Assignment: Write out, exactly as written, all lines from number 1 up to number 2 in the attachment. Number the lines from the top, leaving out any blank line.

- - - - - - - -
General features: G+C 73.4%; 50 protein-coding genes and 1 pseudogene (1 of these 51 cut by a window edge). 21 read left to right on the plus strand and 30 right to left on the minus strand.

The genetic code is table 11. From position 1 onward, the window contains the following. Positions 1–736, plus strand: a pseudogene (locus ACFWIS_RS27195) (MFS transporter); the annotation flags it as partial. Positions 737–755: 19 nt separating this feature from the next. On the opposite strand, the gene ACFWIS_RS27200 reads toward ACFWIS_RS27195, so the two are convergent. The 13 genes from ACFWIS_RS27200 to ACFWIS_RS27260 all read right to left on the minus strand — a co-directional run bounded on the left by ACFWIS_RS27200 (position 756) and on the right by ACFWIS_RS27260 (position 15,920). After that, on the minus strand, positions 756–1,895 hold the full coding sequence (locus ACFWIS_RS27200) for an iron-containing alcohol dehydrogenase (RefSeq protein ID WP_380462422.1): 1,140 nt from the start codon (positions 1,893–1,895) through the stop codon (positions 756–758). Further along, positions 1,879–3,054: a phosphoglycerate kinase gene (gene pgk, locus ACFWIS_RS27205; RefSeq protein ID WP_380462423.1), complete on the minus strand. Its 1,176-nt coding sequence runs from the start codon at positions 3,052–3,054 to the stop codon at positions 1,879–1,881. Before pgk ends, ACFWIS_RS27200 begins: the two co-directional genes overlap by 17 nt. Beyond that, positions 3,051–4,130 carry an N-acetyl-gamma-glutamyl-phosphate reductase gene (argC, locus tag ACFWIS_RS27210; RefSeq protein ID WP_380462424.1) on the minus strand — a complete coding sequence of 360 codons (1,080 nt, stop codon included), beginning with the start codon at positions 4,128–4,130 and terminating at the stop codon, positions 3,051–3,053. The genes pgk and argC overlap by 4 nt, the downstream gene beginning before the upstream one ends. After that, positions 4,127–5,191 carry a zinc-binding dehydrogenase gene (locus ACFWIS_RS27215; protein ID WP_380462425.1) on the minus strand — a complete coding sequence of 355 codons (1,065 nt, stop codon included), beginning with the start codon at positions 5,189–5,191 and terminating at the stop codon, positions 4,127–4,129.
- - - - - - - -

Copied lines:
General features: G+C 73.4%; 50 protein-coding genes and 1 pseudogene (1 of these 51 cut by a window edge). 21 read left to right on the plus strand and 30 right to left on the minus strand.

The genetic code is table 11. From position 1 onward, the window contains the following. Positions 1–736, plus strand: a pseudogene (locus ACFWIS_RS27195) (MFS transporter); the annotation flags it as partial. Positions 737–755: 19 nt separating this feature from the next. On the opposite strand, the gene ACFWIS_RS27200 reads toward ACFWIS_RS27195, so the two are convergent. The 13 genes from ACFWIS_RS27200 to ACFWIS_RS27260 all read right to left on the minus strand — a co-directional run bounded on the left by ACFWIS_RS27200 (position 756) and on the right by ACFWIS_RS27260 (position 15,920). After that, on the minus strand, positions 756–1,895 hold the full coding sequence (locus ACFWIS_RS27200) for an iron-containing alcohol dehydrogenase (RefSeq protein ID WP_380462422.1): 1,140 nt from the start codon (positions 1,893–1,895) through the stop codon (positions 756–758). Further along, positions 1,879–3,054: a phosphoglycerate kinase gene (gene pgk, locus ACFWIS_RS27205; RefSeq protein ID WP_380462423.1), complete on the minus strand. Its 1,176-nt coding sequence runs from the start codon at positions 3,052–3,054 to the stop codon at positions 1,879–1,881. Before pgk ends, ACFWIS_RS27200 begins: the two co-directional genes overlap by 17 nt. Beyond that, positions 3,051–4,130 carry an N-acetyl-gamma-glutamyl-phosphate reductase gene (argC, locus tag ACFWIS_RS27210; RefSeq protein ID WP_380462424.1) on the minus strand — a complete coding sequence of 360 codons (1,080 nt, stop codon included), beginning with the start codon at positions 4,128–4,130 and terminating at the stop codon, positions 3,051–3,053. The genes pgk and argC overlap by 4 nt, the downstream gene beginning before the upstream one ends. After that, positions 4,127–5,191 carry a zinc-binding dehydrogenase gene (locus ACFWIS_RS27215; protein ID WP_380462425.1) on the minus strand — a complete coding sequence of 355 codons (1,065 nt, stop codon included), beginning with the start codon at positions 5,189–5,191 and terminating at the stop codon, positions 4,127–4,129.